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Should I kick out my wife’s mum to save our marriage?

Monday September 19 2016

Couples disagree with each other. Your being together must be the result of some bond that you both enjoy.  FILE PHOTO

Couples disagree with each other. Your being together must be the result of some bond that you both enjoy. FILE PHOTO 

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Hi Philip,

We got married five years ago and have a three-year-old baby. All of a sudden, my wife has become moody and chosen to sleep with her mother in our other bedroom. Her mother now lives with us after my father-in-law died a year ago. Most times when I get home, she refuses to serve me or eat with me. However, I find the food prepared. My concern is that she quit her job and now spends too much time with her mother and the baby, neglecting me. I feel so alone. Do I ask my mother-in-law to leave so that I can save our marriage? We were very happy together for the first four years – until my mother-in-law moved in with us about a year ago. Now we do very little together and I feel we are drifting apart.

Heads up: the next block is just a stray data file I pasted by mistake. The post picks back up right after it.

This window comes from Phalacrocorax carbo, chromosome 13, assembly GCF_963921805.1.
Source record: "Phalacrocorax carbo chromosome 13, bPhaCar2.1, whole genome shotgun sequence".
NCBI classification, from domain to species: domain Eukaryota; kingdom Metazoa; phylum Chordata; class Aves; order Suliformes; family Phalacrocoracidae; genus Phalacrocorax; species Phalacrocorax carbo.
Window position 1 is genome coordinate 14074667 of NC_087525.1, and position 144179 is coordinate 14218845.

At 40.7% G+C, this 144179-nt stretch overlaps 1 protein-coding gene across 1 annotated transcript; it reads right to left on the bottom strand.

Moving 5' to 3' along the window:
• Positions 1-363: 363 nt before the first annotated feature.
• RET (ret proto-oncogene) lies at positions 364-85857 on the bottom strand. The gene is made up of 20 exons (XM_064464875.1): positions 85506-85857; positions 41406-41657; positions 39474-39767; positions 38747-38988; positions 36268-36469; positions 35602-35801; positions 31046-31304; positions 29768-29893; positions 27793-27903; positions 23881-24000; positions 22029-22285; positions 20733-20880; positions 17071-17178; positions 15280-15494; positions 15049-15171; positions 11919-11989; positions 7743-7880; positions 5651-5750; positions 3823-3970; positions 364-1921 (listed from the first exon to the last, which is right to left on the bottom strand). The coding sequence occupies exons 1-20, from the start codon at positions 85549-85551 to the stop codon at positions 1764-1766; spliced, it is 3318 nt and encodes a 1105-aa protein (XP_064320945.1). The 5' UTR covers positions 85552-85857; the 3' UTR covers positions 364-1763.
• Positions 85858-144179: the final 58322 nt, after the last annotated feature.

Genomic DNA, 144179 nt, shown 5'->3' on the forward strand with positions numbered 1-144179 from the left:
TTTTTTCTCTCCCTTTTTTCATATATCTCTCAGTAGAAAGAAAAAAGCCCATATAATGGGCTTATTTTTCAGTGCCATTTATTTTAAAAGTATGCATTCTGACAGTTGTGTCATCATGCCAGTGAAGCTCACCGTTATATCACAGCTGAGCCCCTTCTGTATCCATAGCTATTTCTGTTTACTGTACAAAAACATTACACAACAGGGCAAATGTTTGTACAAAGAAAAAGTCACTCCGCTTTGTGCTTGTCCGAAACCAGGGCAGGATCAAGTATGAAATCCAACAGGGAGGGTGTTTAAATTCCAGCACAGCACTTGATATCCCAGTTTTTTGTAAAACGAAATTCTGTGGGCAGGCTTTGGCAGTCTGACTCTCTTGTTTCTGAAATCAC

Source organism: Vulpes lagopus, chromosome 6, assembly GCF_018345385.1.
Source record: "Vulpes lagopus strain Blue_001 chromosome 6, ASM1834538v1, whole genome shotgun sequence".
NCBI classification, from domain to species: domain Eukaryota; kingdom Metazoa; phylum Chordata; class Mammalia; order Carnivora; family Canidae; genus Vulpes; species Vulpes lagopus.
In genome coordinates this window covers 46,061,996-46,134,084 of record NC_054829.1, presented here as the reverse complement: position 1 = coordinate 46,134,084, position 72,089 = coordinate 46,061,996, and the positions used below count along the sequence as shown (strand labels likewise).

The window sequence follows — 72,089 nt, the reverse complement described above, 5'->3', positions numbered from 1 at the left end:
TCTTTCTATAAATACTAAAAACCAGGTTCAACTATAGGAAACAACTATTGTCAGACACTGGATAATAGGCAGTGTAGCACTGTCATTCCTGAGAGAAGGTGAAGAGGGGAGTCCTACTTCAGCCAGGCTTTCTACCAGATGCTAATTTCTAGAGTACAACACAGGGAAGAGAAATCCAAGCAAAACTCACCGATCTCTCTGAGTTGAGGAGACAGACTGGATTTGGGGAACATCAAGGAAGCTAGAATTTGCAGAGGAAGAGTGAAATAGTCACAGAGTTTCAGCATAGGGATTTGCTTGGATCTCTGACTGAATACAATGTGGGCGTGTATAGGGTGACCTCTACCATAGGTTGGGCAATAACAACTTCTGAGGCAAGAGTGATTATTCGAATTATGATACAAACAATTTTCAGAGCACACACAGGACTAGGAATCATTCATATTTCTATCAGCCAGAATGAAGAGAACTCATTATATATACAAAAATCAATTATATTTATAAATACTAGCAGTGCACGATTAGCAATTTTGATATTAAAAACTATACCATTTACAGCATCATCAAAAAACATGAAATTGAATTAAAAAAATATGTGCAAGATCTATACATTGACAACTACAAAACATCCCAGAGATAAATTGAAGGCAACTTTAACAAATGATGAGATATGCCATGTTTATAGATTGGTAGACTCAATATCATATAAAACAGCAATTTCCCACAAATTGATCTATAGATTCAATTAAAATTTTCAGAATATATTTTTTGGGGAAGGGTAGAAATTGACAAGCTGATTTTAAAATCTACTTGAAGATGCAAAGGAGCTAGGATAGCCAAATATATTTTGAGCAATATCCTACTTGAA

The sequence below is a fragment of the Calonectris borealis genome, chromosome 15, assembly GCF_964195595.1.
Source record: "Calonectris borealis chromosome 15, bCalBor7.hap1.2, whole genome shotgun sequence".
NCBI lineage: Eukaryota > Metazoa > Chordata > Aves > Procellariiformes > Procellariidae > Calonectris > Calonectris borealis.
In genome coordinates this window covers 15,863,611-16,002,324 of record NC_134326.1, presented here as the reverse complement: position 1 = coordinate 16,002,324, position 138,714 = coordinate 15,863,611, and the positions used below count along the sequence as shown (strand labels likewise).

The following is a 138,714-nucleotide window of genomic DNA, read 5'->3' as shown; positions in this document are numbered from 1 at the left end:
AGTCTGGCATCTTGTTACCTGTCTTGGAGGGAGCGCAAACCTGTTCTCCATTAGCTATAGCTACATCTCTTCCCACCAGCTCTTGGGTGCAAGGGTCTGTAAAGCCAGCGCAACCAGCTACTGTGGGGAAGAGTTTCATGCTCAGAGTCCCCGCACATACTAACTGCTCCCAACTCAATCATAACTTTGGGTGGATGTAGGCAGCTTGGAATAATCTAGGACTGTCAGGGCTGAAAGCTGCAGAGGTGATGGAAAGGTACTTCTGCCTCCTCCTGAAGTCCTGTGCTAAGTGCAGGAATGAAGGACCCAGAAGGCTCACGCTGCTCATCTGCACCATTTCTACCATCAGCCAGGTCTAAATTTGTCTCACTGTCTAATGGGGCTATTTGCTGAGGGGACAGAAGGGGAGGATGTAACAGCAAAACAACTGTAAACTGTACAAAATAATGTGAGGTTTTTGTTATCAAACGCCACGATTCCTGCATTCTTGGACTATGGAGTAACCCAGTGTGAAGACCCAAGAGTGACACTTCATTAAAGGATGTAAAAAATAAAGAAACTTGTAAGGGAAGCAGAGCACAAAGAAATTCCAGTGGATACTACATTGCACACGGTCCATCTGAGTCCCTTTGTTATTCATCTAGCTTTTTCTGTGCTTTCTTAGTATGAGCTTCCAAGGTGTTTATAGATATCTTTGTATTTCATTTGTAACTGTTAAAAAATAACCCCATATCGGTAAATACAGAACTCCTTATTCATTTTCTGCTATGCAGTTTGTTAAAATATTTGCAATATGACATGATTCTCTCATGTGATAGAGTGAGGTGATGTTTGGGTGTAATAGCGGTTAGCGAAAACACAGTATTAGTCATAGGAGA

Some issues that stand out from your e-mail need consideration. The first one is your wife’s moodiness. I feel there is something bothering her but my views concerning what might be causing the moodiness could be totally off the mark. I would suggest that you take time off with your wife and discuss this issue.

I believe your mother in-law can take care of the baby while you are away. Be gentle and affirming in your effort to seek disclosure regarding what might be troubling her.